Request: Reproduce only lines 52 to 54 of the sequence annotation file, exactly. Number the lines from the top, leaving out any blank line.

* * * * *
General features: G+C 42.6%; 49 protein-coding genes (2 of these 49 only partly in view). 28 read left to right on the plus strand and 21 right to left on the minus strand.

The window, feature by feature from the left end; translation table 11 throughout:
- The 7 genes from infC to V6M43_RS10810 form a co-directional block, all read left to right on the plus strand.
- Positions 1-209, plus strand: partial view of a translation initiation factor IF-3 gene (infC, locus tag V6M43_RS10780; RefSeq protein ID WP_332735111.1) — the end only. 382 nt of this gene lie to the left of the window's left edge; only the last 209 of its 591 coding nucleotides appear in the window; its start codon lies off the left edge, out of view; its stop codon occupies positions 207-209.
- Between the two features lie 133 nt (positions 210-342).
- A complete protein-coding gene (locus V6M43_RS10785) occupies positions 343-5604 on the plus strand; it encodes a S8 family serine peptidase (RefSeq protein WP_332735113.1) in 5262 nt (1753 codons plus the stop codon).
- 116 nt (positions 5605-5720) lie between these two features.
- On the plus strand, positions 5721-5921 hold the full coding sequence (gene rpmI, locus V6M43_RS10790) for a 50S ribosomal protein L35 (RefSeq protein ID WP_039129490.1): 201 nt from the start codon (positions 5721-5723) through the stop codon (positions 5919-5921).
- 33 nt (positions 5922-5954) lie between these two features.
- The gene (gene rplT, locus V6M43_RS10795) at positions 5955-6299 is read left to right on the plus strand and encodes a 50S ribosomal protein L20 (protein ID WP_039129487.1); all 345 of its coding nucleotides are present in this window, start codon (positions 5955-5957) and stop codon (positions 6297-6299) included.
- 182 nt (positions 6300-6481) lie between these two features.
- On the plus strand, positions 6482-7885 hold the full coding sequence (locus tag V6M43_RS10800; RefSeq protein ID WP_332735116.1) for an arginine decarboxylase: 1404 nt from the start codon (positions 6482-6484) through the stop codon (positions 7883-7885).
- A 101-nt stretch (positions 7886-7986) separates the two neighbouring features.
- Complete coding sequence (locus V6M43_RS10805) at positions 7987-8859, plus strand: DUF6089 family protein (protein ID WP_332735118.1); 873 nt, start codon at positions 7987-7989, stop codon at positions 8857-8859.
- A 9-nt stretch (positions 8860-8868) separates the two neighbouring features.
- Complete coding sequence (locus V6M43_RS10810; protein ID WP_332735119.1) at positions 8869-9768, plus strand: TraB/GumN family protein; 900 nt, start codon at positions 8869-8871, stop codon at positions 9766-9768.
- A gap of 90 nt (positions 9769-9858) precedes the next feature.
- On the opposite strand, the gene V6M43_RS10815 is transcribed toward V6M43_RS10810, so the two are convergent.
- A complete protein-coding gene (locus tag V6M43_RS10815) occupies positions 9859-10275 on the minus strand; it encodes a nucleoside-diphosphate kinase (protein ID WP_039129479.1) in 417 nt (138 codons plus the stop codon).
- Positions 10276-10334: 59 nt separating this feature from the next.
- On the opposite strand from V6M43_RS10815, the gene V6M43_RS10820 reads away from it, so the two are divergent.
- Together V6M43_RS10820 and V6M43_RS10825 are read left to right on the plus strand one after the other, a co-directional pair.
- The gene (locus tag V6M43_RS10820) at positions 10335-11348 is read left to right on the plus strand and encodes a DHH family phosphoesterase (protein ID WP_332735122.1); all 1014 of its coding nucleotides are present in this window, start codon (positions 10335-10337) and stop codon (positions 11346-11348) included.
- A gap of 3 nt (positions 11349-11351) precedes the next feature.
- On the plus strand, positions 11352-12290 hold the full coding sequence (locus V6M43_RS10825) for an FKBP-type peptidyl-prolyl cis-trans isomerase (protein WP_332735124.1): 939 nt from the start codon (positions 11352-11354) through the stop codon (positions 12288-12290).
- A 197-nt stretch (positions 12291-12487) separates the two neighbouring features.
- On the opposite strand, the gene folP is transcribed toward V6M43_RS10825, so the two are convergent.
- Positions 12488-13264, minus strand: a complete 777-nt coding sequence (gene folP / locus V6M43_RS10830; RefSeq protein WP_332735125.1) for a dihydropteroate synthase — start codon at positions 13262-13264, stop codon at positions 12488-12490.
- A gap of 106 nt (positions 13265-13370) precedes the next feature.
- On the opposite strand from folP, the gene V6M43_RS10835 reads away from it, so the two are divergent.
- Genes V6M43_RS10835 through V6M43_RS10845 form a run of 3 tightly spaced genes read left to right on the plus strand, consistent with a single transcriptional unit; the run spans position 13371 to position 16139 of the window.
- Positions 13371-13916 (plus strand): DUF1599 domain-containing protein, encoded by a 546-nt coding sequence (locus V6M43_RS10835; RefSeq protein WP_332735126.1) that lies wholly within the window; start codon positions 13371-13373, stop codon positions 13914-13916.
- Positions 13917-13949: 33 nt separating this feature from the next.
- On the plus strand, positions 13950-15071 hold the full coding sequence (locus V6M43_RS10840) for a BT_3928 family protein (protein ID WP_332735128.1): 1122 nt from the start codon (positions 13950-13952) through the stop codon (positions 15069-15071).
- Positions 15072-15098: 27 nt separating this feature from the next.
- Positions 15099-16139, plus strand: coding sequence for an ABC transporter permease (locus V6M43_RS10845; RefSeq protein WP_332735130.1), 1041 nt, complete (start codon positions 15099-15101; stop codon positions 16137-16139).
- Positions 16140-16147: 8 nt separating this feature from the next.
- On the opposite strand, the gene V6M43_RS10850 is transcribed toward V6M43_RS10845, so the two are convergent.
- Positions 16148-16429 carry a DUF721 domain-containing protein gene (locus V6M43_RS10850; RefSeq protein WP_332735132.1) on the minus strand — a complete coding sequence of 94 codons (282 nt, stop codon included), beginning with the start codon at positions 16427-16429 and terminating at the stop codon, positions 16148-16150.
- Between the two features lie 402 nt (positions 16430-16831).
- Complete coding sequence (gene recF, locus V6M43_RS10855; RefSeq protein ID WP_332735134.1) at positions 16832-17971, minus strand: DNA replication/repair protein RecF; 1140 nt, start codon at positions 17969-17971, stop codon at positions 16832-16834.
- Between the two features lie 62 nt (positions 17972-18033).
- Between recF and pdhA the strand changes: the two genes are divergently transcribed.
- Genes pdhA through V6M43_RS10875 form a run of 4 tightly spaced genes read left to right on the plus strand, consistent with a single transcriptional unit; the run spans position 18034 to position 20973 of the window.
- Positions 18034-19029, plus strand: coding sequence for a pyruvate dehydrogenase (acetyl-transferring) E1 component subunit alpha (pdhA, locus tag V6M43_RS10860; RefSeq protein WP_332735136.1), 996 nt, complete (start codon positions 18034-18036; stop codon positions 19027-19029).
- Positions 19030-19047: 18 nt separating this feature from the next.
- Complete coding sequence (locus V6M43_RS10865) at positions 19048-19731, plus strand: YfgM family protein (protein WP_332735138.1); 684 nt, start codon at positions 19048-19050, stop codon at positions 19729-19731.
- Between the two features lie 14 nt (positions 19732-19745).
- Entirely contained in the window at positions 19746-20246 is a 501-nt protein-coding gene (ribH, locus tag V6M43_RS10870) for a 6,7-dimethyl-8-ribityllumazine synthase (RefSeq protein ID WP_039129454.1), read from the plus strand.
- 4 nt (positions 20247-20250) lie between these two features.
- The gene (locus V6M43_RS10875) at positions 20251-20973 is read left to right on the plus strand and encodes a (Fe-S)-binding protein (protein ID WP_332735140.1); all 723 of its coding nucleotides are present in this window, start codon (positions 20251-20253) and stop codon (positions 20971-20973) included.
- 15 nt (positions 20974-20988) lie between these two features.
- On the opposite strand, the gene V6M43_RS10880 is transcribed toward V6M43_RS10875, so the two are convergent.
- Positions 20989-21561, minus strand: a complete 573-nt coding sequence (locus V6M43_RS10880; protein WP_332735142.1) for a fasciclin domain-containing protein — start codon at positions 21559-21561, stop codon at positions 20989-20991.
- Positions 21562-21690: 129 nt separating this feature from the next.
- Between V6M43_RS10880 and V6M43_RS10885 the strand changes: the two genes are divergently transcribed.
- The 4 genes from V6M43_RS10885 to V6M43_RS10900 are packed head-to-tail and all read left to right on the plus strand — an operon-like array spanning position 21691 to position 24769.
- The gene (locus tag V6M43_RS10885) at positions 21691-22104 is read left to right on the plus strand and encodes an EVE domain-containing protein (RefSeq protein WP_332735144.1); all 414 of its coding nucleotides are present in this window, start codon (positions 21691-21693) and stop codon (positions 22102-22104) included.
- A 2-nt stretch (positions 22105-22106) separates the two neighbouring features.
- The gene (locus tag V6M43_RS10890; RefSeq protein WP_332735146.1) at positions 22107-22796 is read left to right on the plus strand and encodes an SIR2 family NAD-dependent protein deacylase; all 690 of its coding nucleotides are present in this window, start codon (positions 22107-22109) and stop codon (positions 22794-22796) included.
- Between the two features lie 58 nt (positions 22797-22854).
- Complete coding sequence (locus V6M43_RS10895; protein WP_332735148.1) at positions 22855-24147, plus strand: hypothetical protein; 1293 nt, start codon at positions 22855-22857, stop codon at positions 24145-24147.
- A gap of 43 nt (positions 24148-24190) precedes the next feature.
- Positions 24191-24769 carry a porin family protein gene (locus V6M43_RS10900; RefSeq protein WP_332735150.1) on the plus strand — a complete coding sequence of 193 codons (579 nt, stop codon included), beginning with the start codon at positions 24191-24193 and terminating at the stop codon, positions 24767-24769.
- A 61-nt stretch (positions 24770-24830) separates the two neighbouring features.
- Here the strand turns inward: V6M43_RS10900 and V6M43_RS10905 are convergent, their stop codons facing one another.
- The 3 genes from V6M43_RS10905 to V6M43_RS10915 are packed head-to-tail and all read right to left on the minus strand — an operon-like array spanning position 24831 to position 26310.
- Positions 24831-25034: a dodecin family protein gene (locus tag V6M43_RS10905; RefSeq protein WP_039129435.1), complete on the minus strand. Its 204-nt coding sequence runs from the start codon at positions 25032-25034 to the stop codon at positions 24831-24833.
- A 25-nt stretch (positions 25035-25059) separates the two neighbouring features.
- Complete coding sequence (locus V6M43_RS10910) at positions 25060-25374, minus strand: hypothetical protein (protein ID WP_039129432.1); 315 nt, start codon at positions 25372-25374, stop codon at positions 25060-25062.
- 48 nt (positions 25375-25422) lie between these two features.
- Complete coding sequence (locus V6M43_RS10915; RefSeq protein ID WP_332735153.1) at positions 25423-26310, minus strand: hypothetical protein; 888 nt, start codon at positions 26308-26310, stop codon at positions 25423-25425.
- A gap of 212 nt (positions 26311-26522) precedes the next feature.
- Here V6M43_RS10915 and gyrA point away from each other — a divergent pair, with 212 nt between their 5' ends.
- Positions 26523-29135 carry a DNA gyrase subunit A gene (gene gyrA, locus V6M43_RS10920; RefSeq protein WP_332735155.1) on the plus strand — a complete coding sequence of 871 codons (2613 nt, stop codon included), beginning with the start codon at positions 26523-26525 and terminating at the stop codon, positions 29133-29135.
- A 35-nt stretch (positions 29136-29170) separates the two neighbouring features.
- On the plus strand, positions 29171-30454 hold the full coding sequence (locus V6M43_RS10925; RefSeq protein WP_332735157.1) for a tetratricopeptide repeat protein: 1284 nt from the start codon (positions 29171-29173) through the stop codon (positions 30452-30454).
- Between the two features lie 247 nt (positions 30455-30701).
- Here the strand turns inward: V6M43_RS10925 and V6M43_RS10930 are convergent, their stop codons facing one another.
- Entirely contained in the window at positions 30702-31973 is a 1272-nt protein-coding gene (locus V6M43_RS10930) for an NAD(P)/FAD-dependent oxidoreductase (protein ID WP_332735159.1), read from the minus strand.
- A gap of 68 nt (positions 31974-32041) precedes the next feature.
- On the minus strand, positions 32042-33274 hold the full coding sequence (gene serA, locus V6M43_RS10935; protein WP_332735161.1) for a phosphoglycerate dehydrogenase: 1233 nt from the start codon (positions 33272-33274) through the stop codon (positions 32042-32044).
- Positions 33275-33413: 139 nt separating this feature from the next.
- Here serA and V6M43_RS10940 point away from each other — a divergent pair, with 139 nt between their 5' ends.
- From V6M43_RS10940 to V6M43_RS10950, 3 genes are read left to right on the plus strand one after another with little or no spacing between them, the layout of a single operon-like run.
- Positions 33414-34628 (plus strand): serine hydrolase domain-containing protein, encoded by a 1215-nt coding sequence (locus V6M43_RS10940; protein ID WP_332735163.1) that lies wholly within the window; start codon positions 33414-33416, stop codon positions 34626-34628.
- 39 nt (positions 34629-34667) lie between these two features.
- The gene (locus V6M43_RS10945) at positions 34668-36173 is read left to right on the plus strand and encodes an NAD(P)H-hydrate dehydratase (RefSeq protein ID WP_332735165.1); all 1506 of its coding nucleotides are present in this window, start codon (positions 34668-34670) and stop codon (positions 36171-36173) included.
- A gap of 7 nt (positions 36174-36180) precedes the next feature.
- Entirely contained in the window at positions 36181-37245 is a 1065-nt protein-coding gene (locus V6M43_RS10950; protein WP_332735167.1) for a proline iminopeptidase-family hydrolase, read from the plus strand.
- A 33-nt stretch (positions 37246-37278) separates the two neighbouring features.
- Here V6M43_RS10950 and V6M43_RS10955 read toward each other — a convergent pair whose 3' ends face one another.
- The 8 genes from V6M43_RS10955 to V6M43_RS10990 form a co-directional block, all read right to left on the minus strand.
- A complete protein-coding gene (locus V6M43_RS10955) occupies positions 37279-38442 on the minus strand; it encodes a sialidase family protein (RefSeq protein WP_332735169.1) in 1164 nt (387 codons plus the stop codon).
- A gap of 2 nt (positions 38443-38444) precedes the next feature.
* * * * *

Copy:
- 15 nt (positions 20974-20988) lie between these two features.
- On the opposite strand, the gene V6M43_RS10880 is transcribed toward V6M43_RS10875, so the two are convergent.
- Positions 20989-21561, minus strand: a complete 573-nt coding sequence (locus V6M43_RS10880; protein WP_332735142.1) for a fasciclin domain-containing protein — start codon at positions 21559-21561, stop codon at positions 20989-20991.